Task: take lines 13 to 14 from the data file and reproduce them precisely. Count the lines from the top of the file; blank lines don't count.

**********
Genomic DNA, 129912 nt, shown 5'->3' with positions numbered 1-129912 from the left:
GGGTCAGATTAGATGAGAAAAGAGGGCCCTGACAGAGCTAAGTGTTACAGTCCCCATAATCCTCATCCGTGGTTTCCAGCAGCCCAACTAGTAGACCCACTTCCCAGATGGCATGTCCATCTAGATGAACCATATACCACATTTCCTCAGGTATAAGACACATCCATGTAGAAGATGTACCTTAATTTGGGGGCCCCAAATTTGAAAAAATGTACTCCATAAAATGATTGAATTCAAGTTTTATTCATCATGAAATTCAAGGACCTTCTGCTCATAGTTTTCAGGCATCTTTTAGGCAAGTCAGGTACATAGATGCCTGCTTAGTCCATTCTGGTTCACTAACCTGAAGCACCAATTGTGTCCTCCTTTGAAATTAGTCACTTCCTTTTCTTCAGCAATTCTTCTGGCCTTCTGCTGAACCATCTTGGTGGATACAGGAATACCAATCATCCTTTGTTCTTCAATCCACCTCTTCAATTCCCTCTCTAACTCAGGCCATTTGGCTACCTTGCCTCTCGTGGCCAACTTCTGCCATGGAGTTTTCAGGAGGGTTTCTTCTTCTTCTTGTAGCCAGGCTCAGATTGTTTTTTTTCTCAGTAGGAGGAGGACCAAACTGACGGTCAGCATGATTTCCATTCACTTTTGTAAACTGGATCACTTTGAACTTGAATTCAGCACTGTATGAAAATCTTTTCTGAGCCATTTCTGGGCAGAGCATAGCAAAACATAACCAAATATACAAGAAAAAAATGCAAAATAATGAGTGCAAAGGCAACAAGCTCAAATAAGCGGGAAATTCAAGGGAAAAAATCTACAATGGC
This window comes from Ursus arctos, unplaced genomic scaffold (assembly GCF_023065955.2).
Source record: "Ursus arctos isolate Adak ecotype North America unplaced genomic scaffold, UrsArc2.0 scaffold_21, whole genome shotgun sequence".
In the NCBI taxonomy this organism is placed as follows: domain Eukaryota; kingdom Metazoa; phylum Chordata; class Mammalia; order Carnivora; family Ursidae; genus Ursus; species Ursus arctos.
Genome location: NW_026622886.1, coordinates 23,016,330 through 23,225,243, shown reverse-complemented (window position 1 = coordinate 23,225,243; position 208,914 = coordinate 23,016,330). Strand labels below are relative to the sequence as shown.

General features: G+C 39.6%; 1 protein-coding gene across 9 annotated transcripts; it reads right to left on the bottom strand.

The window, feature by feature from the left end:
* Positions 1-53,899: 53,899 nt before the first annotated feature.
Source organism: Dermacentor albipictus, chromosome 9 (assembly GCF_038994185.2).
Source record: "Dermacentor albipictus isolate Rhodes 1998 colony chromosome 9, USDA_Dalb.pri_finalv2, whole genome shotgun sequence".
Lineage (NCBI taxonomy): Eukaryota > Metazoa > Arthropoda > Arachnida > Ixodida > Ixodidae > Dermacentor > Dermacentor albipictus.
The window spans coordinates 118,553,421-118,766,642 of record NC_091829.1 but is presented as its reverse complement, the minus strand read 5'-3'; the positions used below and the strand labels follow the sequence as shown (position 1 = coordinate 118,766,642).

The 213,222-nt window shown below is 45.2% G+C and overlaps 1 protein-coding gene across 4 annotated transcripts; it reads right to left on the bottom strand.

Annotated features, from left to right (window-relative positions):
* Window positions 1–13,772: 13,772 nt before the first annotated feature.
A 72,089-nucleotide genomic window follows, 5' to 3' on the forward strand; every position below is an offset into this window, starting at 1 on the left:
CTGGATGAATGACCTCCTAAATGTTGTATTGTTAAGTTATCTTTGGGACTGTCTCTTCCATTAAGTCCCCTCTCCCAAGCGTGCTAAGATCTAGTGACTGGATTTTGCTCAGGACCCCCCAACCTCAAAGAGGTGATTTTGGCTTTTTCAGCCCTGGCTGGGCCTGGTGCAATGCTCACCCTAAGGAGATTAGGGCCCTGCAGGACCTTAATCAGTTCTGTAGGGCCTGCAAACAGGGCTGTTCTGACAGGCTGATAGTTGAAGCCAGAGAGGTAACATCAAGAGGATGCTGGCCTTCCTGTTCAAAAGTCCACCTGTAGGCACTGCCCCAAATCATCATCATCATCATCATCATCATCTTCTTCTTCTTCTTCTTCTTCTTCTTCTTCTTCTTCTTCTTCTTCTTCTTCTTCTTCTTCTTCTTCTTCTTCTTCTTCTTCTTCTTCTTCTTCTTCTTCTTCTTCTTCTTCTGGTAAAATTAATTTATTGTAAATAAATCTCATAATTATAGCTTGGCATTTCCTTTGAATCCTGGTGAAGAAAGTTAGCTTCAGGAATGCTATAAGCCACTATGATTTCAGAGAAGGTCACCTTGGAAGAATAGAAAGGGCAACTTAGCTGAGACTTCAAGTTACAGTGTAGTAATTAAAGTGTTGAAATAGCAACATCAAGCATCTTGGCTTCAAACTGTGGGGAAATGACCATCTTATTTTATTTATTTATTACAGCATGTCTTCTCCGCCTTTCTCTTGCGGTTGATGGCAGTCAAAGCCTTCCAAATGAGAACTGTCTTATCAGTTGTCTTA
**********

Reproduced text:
The window spans coordinates 118,553,421-118,766,642 of record NC_091829.1 but is presented as its reverse complement, the minus strand read 5'-3'; the positions used below and the strand labels follow the sequence as shown (position 1 = coordinate 118,766,642).

The 213,222-nt window shown below is 45.2% G+C and overlaps 1 protein-coding gene across 4 annotated transcripts; it reads right to left on the bottom strand.